I absolutely adore Michael’s style, and with myself starting to get more and more interesting in After Effects, Houdini, and general CG Animation, it’s safe to say his work is a huge inspiration for me. Being at the top of an industry as a freelancer is something we all would love to achieve, and few actually get there. Michael is one of them.
The Interview Part
I had the pleasure of interviewing Michael and asking him some questions about himself and his career. I hope this’ll give you a little bit of an insight into his life, personal and commercial as well as his design process. It’s not every day you get to interview an idol!
1. Hey Michael! Who are you and how you started your journey into the world of design?!
I’ve been working as a visual person since I was very young. When I was a kid, I would carry a drawing pad everywhere I went, creating my own worlds and sketching constantly. As I got older, this developed into more formal drawing, painting, and traditional design media. During high school and my early 20s, I experimented with many different styles and mediums, trying to find my voice and which medium resonated with me the most. I was interested in painting, drawing, typography, graphic design, digital art, assemblage, collage, film, motion graphics, VFX, programming, etc… (basically everything design!) I came to a point where I need to decide what to pursue in college. I decided to follow a path in Graphic Design as I felt it was the most universal field, and I might the best subject for me to incorporate many of my interests as well as the most likely to place me in a job after completing school.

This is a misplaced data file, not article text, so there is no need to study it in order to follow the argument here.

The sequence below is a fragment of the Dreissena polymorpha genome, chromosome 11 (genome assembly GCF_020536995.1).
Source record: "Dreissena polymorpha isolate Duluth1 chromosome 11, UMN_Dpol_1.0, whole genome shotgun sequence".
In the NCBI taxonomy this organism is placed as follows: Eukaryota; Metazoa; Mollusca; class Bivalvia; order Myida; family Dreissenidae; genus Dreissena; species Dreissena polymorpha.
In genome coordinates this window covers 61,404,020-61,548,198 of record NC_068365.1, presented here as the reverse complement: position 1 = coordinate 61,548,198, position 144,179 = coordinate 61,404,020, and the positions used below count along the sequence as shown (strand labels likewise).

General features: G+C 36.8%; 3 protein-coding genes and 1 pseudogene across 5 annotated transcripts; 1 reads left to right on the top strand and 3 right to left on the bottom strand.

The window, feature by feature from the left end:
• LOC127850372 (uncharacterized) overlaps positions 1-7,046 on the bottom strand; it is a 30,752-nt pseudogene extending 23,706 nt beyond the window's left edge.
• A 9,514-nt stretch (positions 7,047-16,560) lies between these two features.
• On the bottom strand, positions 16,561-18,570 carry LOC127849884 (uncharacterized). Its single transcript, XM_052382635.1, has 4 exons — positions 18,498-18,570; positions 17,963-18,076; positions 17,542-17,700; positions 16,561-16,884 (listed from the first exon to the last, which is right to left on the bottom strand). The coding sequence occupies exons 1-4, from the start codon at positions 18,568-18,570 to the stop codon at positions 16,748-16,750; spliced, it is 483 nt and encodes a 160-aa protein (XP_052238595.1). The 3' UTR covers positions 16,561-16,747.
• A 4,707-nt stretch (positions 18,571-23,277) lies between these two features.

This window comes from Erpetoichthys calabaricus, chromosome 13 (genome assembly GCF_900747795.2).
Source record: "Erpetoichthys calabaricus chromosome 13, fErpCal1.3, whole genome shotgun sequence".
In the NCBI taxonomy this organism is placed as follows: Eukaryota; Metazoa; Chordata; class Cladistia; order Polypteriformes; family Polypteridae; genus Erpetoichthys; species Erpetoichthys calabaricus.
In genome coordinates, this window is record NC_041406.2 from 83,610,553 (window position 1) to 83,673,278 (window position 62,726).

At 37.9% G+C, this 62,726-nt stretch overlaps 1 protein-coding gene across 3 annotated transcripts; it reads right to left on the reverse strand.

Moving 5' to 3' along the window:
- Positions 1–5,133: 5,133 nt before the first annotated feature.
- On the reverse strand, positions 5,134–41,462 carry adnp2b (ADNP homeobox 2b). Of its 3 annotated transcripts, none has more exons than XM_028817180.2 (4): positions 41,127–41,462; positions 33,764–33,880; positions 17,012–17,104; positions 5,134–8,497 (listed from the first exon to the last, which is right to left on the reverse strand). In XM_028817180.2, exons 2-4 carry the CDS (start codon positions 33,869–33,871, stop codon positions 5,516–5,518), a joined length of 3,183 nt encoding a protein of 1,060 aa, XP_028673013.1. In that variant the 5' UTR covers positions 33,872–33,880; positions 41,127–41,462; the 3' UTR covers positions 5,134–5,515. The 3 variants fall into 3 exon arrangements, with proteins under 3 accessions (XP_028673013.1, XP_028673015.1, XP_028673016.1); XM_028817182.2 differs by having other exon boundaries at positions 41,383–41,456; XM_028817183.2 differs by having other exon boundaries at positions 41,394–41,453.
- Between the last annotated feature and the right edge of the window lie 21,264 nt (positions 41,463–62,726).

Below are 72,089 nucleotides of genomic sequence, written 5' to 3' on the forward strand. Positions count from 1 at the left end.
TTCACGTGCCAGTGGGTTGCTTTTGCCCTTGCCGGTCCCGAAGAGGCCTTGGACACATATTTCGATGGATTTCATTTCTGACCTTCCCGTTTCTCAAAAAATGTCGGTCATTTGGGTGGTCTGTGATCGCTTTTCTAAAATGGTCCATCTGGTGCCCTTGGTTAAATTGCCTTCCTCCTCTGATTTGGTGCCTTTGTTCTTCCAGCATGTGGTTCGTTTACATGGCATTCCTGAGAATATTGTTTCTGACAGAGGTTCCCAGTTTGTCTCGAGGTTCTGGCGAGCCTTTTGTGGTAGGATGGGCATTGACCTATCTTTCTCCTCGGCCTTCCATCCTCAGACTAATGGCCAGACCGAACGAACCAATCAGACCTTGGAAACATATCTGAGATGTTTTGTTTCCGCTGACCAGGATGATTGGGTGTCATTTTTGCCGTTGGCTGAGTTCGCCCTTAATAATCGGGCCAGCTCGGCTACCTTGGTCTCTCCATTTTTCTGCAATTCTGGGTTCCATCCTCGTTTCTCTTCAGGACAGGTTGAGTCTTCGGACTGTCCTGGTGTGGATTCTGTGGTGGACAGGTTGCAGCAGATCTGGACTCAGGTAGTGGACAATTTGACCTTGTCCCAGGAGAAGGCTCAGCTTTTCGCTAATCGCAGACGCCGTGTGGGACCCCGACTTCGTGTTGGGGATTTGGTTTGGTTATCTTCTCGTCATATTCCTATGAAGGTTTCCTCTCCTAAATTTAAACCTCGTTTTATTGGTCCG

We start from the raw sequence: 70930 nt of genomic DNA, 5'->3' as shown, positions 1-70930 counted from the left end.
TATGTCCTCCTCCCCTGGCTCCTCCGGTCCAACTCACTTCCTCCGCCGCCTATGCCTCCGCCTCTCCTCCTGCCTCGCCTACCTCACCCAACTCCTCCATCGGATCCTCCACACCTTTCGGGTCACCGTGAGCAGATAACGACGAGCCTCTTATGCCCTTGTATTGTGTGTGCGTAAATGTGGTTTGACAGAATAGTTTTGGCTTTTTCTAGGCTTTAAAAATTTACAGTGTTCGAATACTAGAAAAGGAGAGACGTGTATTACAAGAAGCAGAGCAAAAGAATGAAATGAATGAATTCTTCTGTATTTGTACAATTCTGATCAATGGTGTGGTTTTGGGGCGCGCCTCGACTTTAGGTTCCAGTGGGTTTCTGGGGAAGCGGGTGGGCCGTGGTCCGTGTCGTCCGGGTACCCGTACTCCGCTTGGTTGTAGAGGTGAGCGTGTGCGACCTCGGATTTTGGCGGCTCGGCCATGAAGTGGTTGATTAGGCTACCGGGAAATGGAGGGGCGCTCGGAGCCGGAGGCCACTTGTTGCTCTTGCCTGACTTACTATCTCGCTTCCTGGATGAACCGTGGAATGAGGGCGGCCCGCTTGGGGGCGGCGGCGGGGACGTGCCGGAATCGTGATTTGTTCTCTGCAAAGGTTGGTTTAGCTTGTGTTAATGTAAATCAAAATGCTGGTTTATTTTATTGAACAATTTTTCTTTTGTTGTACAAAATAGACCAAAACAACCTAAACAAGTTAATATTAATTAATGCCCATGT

I decided to attend the CCA in San Francisco, following its graphic design program. At the time, the program was mostly a traditional print design program but focused heavily on ideation and concept. Throughout college, I noticed that most of my design work was based on temporal concepts, the images wanted and needed to ‘move’. I also started to discover more and more motion graphic work that was representative of the type of work I wanted to create. So, I started learning as much software as possible. At every avenue, I tried to marry my obsession with motion graphics and animation with the design projects assigned to me.